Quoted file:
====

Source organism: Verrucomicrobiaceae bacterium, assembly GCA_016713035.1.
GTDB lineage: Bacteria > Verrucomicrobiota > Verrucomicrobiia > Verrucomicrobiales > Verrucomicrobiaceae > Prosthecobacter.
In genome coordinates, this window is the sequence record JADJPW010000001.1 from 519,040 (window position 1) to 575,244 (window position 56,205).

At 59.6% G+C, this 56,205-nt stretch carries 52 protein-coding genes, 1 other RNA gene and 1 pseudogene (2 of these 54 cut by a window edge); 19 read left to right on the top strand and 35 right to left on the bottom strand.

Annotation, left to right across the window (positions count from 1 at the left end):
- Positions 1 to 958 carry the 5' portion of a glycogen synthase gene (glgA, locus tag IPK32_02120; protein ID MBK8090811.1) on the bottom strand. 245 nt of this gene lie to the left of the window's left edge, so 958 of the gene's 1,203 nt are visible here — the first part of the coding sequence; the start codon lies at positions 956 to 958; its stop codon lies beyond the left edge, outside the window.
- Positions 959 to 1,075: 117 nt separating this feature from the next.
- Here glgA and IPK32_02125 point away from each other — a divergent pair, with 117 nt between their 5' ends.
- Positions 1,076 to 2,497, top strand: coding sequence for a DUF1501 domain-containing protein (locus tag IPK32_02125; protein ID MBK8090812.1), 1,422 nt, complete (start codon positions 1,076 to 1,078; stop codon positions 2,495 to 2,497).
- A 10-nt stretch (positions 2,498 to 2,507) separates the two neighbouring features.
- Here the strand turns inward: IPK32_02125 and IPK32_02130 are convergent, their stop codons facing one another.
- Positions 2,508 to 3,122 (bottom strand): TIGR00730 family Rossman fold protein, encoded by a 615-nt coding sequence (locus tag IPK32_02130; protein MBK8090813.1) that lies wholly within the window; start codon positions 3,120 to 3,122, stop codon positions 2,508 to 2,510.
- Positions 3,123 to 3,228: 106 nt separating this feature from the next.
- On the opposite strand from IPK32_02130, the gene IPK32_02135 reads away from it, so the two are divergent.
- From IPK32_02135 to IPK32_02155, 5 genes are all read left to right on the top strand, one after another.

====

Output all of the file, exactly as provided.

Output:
Source organism: Verrucomicrobiaceae bacterium, assembly GCA_016713035.1.
GTDB lineage: Bacteria > Verrucomicrobiota > Verrucomicrobiia > Verrucomicrobiales > Verrucomicrobiaceae > Prosthecobacter.
In genome coordinates, this window is the sequence record JADJPW010000001.1 from 519,040 (window position 1) to 575,244 (window position 56,205).

At 59.6% G+C, this 56,205-nt stretch carries 52 protein-coding genes, 1 other RNA gene and 1 pseudogene (2 of these 54 cut by a window edge); 19 read left to right on the top strand and 35 right to left on the bottom strand.

Annotation, left to right across the window (positions count from 1 at the left end):
- Positions 1 to 958 carry the 5' portion of a glycogen synthase gene (glgA, locus tag IPK32_02120; protein ID MBK8090811.1) on the bottom strand. 245 nt of this gene lie to the left of the window's left edge, so 958 of the gene's 1,203 nt are visible here — the first part of the coding sequence; the start codon lies at positions 956 to 958; its stop codon lies beyond the left edge, outside the window.
- Positions 959 to 1,075: 117 nt separating this feature from the next.
- Here glgA and IPK32_02125 point away from each other — a divergent pair, with 117 nt between their 5' ends.
- Positions 1,076 to 2,497, top strand: coding sequence for a DUF1501 domain-containing protein (locus tag IPK32_02125; protein ID MBK8090812.1), 1,422 nt, complete (start codon positions 1,076 to 1,078; stop codon positions 2,495 to 2,497).
- A 10-nt stretch (positions 2,498 to 2,507) separates the two neighbouring features.
- Here the strand turns inward: IPK32_02125 and IPK32_02130 are convergent, their stop codons facing one another.
- Positions 2,508 to 3,122 (bottom strand): TIGR00730 family Rossman fold protein, encoded by a 615-nt coding sequence (locus tag IPK32_02130; protein MBK8090813.1) that lies wholly within the window; start codon positions 3,120 to 3,122, stop codon positions 2,508 to 2,510.
- Positions 3,123 to 3,228: 106 nt separating this feature from the next.
- On the opposite strand from IPK32_02130, the gene IPK32_02135 reads away from it, so the two are divergent.
- From IPK32_02135 to IPK32_02155, 5 genes are all read left to right on the top strand, one after another.